January 14, 2012 17:46
A team of Cambridge has created a semiconductor chip that converts electrons into a quantum state that emits light, and is big enough to see all the naked eye. When you point the laser beams on the device, can quantum superfluid, which will translate this research into practice and create on its basis ultrasensitive sensors. The study was published today in Nature Physics.
Quantum mechanical effects can usually be observed only for tiny particles at ultralow temperatures, but the team was able to mix with light, electrons, thus creating, large quantum particles the thickness of a human hair, that behave as superconductors.
Creates microscopic grooves that capture light in the vicinity of the electrons in the chip, they have managed to create new particles called polaritons. Their weight is very small and so they begin to move fast.
Dr. GEB Christmann working with Professor Jeremy Baumbergom and Dr. Natalia Berloff from Cambridge University and a team from Crete. They managed to create a special new models, which allow polaritons to move without getting stuck in one place.
By acting on these two laser beams, they found that the quantum fluid was formed spontaneously make oscillate back and forth, showing one of the most characteristic of the quantum states of the pendulum of the famous scientist, but a thousand times larger than usual.
Christman said: "These polaritons love marching in sync with each other, entering the state of a quantum-mechanical entanglement."
The resulting quantum liquid has some interesting properties, including a tendency to push myself. In addition, it can swirl only in fixed amounts, creating a crater of the right lines.
Throwing laser beams, Dr. Christmann and his colleagues directly controlled by spraying the quantum liquid, creating a pendulum which is beating a million times faster than the human heart.
Christmann added: "We never expected to be able to see it directly, and it is striking how the properties of our sample accurately reflects all the quantum properties.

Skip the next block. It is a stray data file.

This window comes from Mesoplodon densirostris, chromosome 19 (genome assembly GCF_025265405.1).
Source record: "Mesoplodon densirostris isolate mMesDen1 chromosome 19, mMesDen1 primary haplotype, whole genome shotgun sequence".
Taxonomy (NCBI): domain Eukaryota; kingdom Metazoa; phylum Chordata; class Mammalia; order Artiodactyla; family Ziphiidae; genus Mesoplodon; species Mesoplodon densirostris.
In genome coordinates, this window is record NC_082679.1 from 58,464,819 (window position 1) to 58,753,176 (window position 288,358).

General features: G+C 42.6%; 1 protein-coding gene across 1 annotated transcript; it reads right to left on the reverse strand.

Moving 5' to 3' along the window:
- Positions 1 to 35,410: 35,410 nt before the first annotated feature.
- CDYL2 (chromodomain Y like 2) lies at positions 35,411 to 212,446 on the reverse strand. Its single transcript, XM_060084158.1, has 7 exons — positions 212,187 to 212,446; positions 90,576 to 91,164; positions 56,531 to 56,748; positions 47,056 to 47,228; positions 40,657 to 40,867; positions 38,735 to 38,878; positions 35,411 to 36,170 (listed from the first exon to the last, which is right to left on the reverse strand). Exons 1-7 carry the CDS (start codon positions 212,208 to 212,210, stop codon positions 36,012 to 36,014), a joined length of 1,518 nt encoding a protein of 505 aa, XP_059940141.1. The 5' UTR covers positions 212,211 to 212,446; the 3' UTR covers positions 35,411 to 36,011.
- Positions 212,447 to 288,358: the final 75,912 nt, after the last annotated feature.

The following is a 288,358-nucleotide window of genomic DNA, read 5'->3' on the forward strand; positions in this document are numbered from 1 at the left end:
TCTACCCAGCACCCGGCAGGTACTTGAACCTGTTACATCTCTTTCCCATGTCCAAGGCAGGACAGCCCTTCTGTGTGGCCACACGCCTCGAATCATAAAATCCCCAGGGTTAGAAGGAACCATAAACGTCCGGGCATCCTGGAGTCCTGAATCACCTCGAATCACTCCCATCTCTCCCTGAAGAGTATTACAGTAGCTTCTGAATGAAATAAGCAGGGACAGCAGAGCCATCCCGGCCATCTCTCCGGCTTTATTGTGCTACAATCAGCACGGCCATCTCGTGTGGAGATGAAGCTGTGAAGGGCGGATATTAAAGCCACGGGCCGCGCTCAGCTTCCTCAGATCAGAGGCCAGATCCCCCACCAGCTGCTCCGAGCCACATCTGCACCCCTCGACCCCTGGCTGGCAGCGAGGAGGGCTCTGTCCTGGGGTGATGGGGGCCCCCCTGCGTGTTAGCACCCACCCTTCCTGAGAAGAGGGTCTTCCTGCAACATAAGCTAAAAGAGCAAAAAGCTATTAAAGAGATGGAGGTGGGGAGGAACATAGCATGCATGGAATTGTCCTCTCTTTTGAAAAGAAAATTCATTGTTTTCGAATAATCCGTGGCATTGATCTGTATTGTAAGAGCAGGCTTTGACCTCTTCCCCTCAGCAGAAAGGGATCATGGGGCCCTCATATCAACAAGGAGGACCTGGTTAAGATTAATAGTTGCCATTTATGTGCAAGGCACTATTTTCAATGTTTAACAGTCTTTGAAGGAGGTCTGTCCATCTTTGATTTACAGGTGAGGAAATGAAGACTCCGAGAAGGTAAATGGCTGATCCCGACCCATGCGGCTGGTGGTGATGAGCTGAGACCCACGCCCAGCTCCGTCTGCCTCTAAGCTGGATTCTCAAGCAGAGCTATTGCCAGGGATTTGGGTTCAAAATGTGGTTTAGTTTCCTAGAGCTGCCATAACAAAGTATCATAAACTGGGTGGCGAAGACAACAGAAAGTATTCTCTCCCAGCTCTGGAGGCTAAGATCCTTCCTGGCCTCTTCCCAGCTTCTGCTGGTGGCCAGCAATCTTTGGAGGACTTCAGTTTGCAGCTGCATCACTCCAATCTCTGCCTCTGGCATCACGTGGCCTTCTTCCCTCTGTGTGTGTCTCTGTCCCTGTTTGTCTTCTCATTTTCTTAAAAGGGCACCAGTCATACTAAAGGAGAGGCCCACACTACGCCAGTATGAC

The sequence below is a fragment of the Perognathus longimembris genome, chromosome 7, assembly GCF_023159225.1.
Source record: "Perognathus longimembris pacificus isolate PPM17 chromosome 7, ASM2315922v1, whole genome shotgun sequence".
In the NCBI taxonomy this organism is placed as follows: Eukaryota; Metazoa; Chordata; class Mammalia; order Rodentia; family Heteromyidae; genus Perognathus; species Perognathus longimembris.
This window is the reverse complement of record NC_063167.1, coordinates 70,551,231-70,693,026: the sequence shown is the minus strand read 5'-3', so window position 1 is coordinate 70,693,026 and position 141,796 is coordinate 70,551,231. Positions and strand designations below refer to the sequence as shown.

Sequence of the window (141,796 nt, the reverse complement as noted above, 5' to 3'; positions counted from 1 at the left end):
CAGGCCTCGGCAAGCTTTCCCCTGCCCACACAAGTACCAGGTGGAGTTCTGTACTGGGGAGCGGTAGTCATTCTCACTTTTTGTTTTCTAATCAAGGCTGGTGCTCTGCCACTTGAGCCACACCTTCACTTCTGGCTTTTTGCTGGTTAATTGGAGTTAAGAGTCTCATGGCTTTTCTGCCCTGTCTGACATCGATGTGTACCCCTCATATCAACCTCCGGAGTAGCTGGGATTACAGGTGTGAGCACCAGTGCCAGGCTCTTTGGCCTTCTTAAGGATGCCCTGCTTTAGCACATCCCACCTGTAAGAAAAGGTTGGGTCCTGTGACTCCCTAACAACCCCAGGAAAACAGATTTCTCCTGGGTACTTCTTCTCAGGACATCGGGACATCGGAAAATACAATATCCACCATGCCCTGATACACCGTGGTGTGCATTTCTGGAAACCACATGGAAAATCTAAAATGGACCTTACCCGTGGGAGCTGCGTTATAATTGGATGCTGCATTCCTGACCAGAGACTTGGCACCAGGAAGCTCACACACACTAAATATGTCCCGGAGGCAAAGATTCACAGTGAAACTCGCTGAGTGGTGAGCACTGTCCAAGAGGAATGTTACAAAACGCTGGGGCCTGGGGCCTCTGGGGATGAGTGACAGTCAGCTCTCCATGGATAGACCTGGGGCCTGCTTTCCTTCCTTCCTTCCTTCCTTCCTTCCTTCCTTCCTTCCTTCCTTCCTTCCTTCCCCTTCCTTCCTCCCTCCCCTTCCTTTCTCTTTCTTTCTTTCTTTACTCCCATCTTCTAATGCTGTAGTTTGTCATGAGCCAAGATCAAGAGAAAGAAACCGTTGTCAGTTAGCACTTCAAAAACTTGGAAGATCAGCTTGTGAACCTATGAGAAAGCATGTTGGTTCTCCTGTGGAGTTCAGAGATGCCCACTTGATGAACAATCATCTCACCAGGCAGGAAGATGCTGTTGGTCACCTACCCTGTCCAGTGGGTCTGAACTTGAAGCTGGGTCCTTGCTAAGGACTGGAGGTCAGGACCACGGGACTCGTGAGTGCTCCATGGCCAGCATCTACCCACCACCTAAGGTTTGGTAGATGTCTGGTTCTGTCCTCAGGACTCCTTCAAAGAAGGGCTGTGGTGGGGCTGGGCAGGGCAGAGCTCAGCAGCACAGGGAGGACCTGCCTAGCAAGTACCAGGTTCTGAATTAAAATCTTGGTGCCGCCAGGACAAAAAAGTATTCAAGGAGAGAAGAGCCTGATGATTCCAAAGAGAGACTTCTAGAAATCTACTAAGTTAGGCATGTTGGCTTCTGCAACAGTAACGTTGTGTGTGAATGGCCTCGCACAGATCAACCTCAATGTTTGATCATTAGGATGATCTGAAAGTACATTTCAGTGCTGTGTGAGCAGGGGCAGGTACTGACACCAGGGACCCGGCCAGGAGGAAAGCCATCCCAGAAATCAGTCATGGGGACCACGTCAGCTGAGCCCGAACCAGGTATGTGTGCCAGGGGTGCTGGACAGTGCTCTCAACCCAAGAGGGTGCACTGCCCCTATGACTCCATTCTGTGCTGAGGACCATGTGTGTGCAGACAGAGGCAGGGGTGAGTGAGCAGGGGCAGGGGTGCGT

Increasing the number of laser beams leads to an even more complex quantum states.
The aim of their work is the creation of such quantum states using the electric battery at room temperature, which will enable a new generation of ultrasensitive gyroscopes to measure gravity, magnetic field, and the creation of quantum circuits.
"Just watching the eyes of quantum mechanics — it's amazing," — said Christmann.
On the subject:
Quantum mechanics has successfully passed an examination on the Born rule
Physicists at the University of Waterloo (Canada) and the University of Innsbruck (Austria) demonstrated the truth of quantum mechanics in the experiment on the interference of photons in three slots.
Recall: in the normal experience of the two-slit interference occurs because the photon is inherent in the wave-particle dualism. In 1908, British scientist Geoffrey Ingram Taylor conducted experiments using extremely weak light source and found that the photon interferes "with themselves." This result testified in favor of the then nascent quantum mechanics.
Experiment three slots (Figure IQC).
Now the physicists have another challenge: to somehow combine quantum mechanics and the theory of gravity. It has been suggested that one of the theories have somewhat modified — for example, prevent the violation of the so-called Born rule, formulated in 1926. In quantum mechanics, this rule determines the probability of a certain outcome of a measurement.
Applying the Born rule in the case of the experiment in the three slots, it can be shown that the interference pattern to be fully described by the three expressions, each of which corresponds to the propagation of waves in one of the possible pairs of slits. In other words, the wave propagation in all three slots at once is not considered.
In order to verify the rules, the authors found a source of single photons (laser) to a glass plate with a metallic coating, which at a distance of 100 m from each other were made three groove width of 30 microns. Single photons were fed at a rate of about 40 000 particles / s, and the glass plate is a position-sensitive detector. The measurements were repeated six times (when opening a gap and the pair of slits), and if the rule is not violated, the summation of the results of these measurements should give the same interference pattern as the experiment with the opening of all the cracks.
It is this effect was recorded — with an accuracy of 1%. In the near future, the researchers plan to repeat the experience of the four and five slots, and carry out a similar exercise using beam splitters.